Archives for category: Plenaries and Panels

Senator Scott Ludlam, Stephen Hahn, Kath Letch and David Sice at #CBAA2012

If there were two things to take away from this morning’s panel discussion, titled ‘Building Capacity’, it’s that we need to protect our spectrum and get loud about our integral role in Australian lives.

The morning started off with a report from Community Broadcasting Foundation president, Peter Batchelor, which seemed to set the tone for a main focus of the morning- funding. Though much was discussed, the main points of focus for the CBF were identified as funding support for community television, content development funding, financial distress assistance as well as emergency grants for television. Batchelor also addressed the lack of government funding for AMRAP and the digital radio project, raised for the first time today though by no means for the first time at the conference.

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Second up to the plate was guest speaker, Greens’ Senator Scott Ludlam, talking about why he believes the government should support the community media sector and why it is so important. He addressed his key belief as to why the community radio sector needs to exist, that being as the antidote to the banality of commercial radio, stating that commercial radio is “like listening to junk mail with a broadcasting licence”.

Tweets during Senator Ludlam’s address

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It’s a less filled room then before and there’s substantial amount of noise coming from the other side of the wall that separates the plenary from the rest of the conference.

David Shields takes the floor; he wants me to identify him so that we can have a drink later. When I say me, I mean the room, though I think I shall track him down anyway because that what you do at conferences.

Shields is a funny man, partially as he introduces Rebecca Barnard our first speaker of this plenary and the APRA Ambassador to the CBAA, he teases that Barnard may just sing a song for us, something that she soon will. Barnard takes to the stage and starts.

“My father was a musician, he started playing drums when he was 12 and played up until he was 76, when he died. “Barnard starts. I wont lie, I’m engaged.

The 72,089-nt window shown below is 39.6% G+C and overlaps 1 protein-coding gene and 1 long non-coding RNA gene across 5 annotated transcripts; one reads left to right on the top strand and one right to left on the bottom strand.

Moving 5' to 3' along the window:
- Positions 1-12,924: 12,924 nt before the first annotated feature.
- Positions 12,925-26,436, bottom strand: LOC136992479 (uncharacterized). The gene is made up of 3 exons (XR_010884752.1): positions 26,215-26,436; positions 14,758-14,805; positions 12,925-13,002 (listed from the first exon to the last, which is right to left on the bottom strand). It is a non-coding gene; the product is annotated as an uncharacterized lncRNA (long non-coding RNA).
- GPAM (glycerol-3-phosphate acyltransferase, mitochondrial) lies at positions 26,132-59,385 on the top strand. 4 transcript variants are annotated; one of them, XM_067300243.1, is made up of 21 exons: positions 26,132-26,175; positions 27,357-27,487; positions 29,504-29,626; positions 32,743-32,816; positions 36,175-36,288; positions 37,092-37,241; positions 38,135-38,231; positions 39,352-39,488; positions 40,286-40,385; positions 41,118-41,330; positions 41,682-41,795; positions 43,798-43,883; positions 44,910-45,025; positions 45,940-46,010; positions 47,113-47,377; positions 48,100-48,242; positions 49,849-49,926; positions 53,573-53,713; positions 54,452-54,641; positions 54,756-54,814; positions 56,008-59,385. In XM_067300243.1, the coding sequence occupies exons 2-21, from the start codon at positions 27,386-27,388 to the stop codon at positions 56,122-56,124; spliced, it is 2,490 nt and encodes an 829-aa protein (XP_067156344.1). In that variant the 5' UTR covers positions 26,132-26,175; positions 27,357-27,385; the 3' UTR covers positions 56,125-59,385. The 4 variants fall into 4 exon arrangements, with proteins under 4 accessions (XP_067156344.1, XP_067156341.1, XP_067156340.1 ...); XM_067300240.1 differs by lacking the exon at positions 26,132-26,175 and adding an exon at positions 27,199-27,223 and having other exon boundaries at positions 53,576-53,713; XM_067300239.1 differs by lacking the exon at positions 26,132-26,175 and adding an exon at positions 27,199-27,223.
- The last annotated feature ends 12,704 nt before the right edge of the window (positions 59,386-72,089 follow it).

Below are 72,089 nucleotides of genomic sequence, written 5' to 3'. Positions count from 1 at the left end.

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After the today’s final plenary, Turn Up Your Radio, Chris Johnson spoke to us briefly about the importance of AMRAP for youthful artists.

Audio from Plenary 2

The National Listener Survey presentation and the Panel on Content, Development and Making Media with Tiga Bayles from  4AAA, Nicola Joseph from the Community Media Training Organisation,  Bryce Ives, former General Manager from SYN and Juliet Fox, Special Projects Coordinator with 3CR.

Recorded on-site by the LiveSYN team.


ImageSYN Blogger Declan Kelly chatted to Stephen Mayne about youth media involvement in today’s industry. This took place after Mayne’s Keynote adress at the CBAA2012 Plenary.

Click here to listen to the full interview.

National Listener Survey

Matt Balogh opened our second plenary with some startling statistics conducted by McNair Ingenuity Research. Balogh had only half an hour to present, explain and justify the results of The National Listener Survey that outlined the nation’s listening behaviours and engagement.

The study can be found here.

But for those of you afraid of hyperlinks or suffering from lazy apathy (reading surveys is hard), I’ve sifted through the material and decided to post the most interesting statistics for your convenience.

How many people are listening?
4,446,000 people listen to community radio every week (that’s up to 25% of population)
10,611,000 people are occasional listeners to community radio (that’s, like, over double 4,446,000)

Why are they listening?
The number one reason for community radio’s survival is to hear local information and local news. The second is to support and listen to local artists and bands, and Australian artists.

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The following audio tracks are questions asked  by broadcasters to Stephen Mayne, Keynote Speaker at the CBAA 2012 Conference.

Why Are You Such An Agitator?

What Is Your Online Economic Model?

What Examples Illustrate How You Feel About Mainstream Media?

You can hear the full Keynote Address here, at SYNBloggers.

The CBAA 2012 Conference: Access All Areas has kicked off with a bang! The SYN bloggers– or “kids” as a representative from North West FM called us – commandeered a table up the back, close to the all-important powerpoints. Greens MP Adam Bandt gave the opening address, mentioning the strength of community radio in Melbourne and how nice it was to be in a room full of community radio enthusiasts (hear hear!). Although he normally sits on the other side of the desk now, Bandt reminded us that he was once operating the panel at 3CR. Voicing the opinions of many in the room, Bandt stressed that community radio plays a vital role in the Australian media landscape, making our society more inclusive and bringing local issues to fore. At 9.19am, Bandt was the first to say that community radio runs on the smell of an oily rag, a cliche that is unfortunately all too true.

Wurundjeri Elder, Uncle Bill Nicholson was running a little late, but when he arrived, he gave a great welcome to country, speaking of the importance of language, cross-cultural communication and storytelling.

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Stephen Mayne – Keynote Address @ CBAA 2012

Stephen Mayne giving the keynote address on the first day of the CBAA Conference in Melbourne, Australia.

Recorded on-site by the LiveSYN team.

Adam Bandt – CBAA 2012 Opening

Audio recording of Adam Bandt’s full opening of the CBAA Conference 2012 in Melbourne, Australia.
Recorded on-site by the LiveSYN team – 16th November 2012.